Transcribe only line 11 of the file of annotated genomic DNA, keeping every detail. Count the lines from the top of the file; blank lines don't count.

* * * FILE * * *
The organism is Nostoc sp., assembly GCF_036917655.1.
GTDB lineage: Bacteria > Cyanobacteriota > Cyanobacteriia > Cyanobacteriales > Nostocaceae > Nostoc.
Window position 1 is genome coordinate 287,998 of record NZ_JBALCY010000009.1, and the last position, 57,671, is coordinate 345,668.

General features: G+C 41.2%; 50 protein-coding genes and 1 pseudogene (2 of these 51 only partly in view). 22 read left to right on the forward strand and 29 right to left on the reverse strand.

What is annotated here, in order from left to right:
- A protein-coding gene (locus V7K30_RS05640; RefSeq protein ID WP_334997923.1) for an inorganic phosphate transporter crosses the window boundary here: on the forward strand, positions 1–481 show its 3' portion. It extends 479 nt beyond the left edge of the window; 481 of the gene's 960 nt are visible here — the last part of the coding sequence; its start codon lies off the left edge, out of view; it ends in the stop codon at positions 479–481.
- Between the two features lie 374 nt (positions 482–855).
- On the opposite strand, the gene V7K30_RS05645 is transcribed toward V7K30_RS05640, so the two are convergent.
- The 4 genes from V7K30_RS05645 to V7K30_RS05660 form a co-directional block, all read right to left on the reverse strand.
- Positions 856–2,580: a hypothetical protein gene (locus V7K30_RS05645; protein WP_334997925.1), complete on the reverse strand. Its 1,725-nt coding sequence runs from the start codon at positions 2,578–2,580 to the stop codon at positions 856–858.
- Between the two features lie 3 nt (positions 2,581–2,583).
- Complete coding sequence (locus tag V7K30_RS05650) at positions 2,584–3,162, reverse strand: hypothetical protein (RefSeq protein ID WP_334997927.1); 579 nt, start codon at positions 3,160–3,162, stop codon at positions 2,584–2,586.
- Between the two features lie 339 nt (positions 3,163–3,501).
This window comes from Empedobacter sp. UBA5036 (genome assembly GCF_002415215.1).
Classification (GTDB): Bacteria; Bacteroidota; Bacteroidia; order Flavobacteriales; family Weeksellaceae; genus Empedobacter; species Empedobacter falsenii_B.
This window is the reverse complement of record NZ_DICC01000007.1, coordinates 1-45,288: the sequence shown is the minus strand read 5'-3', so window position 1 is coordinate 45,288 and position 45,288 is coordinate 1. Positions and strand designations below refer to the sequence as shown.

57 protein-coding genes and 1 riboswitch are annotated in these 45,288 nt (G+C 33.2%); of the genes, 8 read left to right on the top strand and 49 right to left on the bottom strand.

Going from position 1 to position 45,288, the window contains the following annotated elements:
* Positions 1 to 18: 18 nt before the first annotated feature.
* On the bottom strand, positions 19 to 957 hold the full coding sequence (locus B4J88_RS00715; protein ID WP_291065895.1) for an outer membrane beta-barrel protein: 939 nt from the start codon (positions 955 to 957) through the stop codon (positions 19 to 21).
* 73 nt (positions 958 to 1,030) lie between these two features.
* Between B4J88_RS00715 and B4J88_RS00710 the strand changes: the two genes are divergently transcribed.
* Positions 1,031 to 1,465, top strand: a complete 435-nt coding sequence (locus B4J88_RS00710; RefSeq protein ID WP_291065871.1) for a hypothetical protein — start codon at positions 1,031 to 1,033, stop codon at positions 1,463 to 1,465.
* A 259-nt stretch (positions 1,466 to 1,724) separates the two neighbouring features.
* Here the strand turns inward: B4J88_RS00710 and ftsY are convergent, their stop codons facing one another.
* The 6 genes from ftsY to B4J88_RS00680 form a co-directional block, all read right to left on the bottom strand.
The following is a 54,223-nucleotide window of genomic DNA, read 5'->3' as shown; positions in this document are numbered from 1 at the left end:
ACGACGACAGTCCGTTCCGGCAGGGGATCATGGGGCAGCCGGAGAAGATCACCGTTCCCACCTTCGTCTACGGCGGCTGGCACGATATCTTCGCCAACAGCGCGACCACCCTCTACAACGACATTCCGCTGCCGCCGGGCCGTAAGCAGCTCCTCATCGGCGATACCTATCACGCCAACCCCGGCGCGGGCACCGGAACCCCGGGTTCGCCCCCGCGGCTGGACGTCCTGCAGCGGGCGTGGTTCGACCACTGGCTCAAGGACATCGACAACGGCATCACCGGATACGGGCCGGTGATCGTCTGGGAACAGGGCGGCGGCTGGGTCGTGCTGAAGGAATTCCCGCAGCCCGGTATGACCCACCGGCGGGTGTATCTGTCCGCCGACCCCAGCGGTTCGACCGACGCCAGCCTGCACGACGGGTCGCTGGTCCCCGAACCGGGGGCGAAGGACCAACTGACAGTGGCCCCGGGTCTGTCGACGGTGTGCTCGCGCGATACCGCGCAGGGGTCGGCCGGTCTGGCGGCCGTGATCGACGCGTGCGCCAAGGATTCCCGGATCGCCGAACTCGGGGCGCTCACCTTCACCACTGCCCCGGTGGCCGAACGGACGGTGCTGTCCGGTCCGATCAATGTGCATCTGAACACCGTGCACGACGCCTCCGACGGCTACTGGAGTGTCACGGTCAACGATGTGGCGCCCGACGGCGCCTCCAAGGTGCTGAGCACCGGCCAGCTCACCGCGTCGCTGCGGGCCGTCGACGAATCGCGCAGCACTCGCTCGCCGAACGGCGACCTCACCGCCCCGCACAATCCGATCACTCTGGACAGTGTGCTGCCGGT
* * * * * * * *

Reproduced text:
- Between the two features lie 3 nt (positions 2,581–2,583).